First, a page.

RPG a Day is now in its fourth year, after a blogger called Autocratik started the whole kit and caboodle to encourage positivity within in the hobby. Now, as a (semi) recognized game commentator and finally active Twitter user, I’ve decided to give it a go this year. I’ll be posting days in review once a week, here are my posts for August 1-3.
The answer I gave on Twitter is Burning Wheel. Burning Wheel is my ultimate “favorite game I’ve never played”, where both the level of rules depth as well as the highly player-facing gameplay style makes introducing the game to a group that’s never played it really daunting. Fortunately, I’m inching closer to my goal of either playing or running Burning Wheel. I’ve decided my low-quorum game for my online group will be Torchbearer, which is a Burning Wheel derivative. Similarly, for in-person players, I’ve decided that, after expending a lot of effort to try and get a group together, that said effort isn’t really worth it unless I’m running a game I really want to run. Therefore, if I’m going to get an in-person game going, it will be in Burning Wheel.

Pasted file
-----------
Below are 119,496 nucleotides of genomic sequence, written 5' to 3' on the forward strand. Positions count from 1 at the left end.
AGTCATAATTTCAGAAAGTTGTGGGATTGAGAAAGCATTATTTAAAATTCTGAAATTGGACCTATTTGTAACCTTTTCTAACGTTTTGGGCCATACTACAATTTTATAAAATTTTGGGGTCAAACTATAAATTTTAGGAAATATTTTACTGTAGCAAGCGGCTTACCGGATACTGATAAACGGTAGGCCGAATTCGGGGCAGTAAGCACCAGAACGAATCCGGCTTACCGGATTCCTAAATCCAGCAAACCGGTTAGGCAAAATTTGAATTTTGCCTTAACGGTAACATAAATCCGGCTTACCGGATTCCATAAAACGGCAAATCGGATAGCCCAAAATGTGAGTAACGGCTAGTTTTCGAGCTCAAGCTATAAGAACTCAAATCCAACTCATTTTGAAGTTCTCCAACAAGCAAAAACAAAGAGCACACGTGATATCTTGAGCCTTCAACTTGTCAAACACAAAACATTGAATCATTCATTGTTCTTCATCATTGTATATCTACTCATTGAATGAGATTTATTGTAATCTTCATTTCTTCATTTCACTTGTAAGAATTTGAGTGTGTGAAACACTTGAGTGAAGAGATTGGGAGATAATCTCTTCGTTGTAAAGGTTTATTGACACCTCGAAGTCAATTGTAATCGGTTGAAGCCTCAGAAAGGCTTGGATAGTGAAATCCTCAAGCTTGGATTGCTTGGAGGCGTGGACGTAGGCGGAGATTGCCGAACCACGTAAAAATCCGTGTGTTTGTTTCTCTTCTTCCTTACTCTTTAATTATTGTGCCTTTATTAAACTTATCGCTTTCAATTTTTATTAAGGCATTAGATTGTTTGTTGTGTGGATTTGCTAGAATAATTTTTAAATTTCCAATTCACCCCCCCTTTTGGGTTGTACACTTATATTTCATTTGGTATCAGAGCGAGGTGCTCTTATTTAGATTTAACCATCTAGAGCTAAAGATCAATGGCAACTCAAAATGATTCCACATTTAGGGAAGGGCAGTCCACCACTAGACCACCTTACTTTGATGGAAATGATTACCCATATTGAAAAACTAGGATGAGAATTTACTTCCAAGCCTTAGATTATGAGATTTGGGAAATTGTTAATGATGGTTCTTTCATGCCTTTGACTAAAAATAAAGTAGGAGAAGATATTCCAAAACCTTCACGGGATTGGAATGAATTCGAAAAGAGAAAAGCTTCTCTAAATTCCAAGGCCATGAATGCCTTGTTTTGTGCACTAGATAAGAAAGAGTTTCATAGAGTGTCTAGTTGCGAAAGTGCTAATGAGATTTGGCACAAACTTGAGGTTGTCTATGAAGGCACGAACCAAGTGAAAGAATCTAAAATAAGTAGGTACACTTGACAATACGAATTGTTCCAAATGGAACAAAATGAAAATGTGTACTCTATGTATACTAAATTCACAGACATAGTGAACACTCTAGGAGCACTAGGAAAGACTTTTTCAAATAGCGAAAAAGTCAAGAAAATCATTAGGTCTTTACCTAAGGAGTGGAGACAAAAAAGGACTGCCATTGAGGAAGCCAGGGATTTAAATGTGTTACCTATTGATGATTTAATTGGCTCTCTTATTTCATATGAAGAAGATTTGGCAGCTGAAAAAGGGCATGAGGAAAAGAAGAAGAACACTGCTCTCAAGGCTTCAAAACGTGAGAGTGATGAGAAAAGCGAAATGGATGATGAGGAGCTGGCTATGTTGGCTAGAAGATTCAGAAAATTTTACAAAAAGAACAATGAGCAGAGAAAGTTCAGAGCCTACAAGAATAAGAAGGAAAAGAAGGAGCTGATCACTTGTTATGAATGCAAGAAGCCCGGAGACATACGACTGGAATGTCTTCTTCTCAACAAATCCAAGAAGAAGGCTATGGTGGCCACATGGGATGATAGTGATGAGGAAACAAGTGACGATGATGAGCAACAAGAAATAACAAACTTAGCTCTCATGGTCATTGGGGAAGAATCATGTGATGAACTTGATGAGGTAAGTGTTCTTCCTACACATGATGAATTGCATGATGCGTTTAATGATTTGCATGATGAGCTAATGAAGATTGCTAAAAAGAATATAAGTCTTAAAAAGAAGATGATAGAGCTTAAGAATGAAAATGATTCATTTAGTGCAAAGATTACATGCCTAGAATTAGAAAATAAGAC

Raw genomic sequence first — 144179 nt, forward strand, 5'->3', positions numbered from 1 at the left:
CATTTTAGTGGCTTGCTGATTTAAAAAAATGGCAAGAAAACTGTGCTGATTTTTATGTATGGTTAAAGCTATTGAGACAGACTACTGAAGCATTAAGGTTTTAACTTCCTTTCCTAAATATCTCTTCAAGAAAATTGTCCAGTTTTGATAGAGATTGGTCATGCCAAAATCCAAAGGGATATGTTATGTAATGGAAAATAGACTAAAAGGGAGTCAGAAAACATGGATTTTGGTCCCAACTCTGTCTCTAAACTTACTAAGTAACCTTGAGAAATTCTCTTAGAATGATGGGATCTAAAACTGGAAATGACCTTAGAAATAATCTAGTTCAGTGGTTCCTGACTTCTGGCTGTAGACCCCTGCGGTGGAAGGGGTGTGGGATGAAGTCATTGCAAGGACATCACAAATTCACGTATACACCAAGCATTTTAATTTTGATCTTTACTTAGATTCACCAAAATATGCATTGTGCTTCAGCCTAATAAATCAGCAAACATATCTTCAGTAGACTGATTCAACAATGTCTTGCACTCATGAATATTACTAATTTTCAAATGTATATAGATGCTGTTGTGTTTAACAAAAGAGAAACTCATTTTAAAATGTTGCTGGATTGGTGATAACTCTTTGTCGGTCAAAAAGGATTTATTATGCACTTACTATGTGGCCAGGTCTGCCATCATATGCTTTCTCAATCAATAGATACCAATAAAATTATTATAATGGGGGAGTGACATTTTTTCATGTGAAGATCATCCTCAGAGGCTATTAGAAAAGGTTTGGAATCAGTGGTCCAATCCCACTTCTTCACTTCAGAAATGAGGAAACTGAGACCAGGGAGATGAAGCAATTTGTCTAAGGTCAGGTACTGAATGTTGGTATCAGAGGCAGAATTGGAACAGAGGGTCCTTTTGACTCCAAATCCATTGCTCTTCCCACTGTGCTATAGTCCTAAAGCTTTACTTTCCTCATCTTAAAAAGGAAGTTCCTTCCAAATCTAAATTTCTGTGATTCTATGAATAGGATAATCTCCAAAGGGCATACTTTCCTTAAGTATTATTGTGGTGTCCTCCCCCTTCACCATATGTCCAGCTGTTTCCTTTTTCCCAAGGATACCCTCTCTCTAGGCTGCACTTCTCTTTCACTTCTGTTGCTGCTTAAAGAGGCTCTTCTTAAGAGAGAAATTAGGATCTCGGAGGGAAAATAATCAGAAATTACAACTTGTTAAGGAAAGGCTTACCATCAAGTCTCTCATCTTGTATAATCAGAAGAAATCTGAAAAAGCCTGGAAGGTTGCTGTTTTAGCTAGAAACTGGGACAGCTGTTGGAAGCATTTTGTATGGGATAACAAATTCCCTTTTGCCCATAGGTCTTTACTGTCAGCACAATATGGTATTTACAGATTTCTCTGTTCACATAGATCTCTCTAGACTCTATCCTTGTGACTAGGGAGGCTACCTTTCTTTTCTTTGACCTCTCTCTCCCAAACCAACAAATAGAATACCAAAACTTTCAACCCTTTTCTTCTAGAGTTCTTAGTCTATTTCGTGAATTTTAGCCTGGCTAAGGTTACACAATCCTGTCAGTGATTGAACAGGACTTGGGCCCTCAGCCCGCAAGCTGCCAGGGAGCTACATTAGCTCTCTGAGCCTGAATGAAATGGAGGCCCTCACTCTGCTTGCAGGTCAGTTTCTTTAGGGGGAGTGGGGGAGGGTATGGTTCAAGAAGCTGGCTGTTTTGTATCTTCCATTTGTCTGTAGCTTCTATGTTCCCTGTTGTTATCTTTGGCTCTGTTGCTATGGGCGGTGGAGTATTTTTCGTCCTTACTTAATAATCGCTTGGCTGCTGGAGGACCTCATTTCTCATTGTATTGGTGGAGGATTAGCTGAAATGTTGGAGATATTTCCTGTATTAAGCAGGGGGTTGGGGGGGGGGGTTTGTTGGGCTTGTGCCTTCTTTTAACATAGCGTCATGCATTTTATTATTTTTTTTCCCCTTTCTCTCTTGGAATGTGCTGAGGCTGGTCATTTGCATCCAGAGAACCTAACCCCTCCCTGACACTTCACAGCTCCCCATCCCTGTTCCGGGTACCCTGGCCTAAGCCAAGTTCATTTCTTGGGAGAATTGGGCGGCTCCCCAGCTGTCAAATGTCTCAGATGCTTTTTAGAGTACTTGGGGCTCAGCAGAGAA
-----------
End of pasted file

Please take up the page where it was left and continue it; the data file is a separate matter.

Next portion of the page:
I gave two answers to this: first, a dedicated exploration game. My idea is to take the PbtA philosophy of “play to find out what happens”, and make it into the whole geography of the game. The game would continually increase in complexity and challenge as the map gets bigger, and the players would both benefit from more resources and opportunities as well as face ever greater opposition. I’m actually planning a game like this for my online group, though using a published system.
My other answer was a Burning Wheel derivative. While there have been several fantasy derivatives and a sci-fi one (Burning Empires), I think that the structure of Burning Wheel could make for some really interesting gameplay opportunities in a largely modern context. The two examples I offered on Twitter were “Burning Cyberpunk” (which Adam Koebel of Dungeon World fame has also professed interest in) and “Burning Supers”, which is basically 100% inspired by the notion of superhuman melodrama a la Masks.
This is a more straightforward question with a fairly straightforward answer. I find out about new RPGs either from trolling Kickstarter for new projects, or by people posting about them on RPGnet. Occasionally Seamus will either tell me about or review a game I hadn’t heard of, and occasionally other RPG commentators and authors I respect will mention games that sound like I’d enjoy them.
That’s about it for this week. Come back next Thursday where I’ll be posting about the questions from August 4th – 10th.